Adrenal insufficiency refers to the inability of the adrenal glands to produce a normal quantity of hormones. It may also be defined as a reduced ability to cope with stress. It is one of the most common imbalances in our population today.
Adrenal insufficiency is not to be confused with Addison's disease. Addison's disease is more or less a total adrenal gland shutdown.
Adrenal insufficiency is also different from adrenal burnout. Adrenal burnout is a more severe mineral imbalance which affects the energy-producing mechanisms of the body. In burnout, the body is basically unable to cope with stress. The symptoms of burnout are similar to those of adrenal insufficiency, but are more extreme and require longer to correct.
The adrenal glands are often referred to as the stress glands or the fight-or-flight glands. The fight-or-flight response is mediated by the adrenal medulla. The fight-or-flight response is the way our bodies respond to stress.
The stress response prepares the body to run or fight. Blood pressure, pulse rate and blood sugar levels increase. Blood is shunted away from the digestive organs and toward the muscles and brain. The pupils dilate and the speed of reflexes increases.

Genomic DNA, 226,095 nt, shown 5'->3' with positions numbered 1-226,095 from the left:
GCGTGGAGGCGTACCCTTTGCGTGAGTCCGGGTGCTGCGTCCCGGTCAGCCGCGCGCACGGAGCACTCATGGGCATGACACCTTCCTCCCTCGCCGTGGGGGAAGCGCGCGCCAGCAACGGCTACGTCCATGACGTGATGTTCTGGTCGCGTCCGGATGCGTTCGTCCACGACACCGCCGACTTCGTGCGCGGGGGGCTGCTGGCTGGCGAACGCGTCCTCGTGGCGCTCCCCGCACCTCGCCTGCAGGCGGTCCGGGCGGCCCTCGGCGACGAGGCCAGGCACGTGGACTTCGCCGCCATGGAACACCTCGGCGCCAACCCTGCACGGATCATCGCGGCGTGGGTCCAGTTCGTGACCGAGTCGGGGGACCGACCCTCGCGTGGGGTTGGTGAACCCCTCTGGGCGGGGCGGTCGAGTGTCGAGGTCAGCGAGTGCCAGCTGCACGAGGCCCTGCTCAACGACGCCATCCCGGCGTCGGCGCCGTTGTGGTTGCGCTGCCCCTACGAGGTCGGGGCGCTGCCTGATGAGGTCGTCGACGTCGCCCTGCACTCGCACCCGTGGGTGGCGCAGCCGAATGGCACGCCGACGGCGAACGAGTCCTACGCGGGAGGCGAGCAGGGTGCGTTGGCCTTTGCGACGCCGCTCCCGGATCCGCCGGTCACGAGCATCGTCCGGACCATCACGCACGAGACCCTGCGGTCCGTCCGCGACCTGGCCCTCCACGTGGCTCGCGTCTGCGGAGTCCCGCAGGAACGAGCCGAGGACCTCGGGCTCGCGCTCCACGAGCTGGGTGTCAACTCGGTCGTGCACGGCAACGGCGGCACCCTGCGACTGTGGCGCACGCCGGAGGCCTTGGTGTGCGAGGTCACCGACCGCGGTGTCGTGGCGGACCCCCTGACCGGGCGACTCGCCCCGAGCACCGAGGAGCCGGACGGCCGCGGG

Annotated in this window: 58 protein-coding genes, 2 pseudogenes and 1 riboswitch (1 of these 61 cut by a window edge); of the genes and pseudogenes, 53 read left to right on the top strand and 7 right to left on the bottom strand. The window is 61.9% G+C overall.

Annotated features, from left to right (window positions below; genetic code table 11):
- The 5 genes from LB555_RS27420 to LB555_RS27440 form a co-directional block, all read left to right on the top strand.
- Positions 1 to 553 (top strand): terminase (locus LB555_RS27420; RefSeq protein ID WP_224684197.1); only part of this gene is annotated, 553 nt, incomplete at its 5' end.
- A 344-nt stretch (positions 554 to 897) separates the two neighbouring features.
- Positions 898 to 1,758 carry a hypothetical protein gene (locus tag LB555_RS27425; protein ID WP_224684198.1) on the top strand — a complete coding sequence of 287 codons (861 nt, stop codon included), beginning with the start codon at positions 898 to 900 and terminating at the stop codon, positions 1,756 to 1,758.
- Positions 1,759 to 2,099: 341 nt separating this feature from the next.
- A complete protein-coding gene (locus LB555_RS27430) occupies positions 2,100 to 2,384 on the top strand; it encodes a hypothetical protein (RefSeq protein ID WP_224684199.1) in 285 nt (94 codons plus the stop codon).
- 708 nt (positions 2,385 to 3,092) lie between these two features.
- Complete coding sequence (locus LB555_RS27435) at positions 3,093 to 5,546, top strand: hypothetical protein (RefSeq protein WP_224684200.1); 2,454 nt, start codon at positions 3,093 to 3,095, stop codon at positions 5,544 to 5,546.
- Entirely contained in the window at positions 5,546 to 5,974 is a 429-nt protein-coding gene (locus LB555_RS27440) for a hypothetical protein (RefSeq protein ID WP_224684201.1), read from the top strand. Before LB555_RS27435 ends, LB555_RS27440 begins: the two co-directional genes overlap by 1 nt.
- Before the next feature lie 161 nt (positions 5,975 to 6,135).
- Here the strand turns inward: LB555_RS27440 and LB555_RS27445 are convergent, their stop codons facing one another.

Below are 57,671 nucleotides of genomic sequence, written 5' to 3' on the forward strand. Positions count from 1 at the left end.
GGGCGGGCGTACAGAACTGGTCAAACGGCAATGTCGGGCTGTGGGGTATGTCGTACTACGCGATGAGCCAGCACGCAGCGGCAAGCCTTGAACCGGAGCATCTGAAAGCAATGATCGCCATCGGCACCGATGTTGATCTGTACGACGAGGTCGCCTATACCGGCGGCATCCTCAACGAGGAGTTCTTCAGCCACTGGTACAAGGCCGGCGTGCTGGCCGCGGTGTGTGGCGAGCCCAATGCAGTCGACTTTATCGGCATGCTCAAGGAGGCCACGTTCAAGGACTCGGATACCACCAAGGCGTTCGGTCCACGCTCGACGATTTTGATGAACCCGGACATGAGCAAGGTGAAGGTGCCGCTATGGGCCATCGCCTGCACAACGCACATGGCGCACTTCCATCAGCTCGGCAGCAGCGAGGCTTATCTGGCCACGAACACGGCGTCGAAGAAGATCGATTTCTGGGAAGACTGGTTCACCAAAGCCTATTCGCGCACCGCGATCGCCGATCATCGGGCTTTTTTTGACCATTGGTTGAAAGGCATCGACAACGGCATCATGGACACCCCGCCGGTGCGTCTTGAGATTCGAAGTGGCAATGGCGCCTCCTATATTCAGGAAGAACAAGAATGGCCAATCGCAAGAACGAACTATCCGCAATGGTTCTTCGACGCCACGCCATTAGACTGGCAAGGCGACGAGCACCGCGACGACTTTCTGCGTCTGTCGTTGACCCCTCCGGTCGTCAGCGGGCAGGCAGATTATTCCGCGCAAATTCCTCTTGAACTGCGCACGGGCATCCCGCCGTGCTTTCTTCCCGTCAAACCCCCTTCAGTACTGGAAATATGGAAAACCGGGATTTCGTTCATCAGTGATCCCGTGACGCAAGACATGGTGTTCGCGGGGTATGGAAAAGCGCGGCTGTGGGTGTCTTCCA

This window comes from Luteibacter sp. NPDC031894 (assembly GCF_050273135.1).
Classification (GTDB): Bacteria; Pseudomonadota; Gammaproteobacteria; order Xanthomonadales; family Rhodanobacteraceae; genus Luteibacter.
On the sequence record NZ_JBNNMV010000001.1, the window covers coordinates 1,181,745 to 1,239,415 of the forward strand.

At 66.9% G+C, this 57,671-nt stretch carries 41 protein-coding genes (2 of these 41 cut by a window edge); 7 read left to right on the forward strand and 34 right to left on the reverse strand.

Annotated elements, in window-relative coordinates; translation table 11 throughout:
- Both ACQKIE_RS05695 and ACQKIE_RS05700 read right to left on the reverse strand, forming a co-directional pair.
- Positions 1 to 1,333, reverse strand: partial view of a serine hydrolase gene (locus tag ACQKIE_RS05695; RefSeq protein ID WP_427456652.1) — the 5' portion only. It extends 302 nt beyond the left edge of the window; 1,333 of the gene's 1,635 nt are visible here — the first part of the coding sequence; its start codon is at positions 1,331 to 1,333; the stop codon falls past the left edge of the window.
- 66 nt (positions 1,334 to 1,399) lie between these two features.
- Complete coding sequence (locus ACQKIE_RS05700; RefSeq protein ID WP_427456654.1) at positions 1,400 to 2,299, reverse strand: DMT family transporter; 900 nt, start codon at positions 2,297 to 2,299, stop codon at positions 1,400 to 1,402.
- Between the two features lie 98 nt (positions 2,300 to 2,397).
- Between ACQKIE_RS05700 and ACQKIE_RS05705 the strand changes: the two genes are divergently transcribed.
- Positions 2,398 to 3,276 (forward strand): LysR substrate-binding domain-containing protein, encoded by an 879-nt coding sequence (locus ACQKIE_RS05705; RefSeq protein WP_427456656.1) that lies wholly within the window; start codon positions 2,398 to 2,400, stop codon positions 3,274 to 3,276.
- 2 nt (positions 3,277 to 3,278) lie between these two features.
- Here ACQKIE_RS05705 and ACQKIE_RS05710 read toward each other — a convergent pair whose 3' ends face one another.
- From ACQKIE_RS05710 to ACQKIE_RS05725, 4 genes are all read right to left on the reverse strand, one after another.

The stress response is caused by the action of the adrenal hormones. Symptoms of adrenal insufficiency can be directly traced to a reduced secretion of these hormones when under stress. Adrenal hormones are divided into two groups, those produced in the adrenal medulla and those produced in the adrenal cortex.
Hormones produced in the medulla are epinephrine and norepinephrine. These are powerful, fast-acting neurotransmitters which initiate the fight-flight response. They are also sometimes called adrenalin and noradrenalin. The hormones produced by the adrenal cortex are aldosterone, cortisol and cortisone. The cortical hormones have a slower, more prolonged action.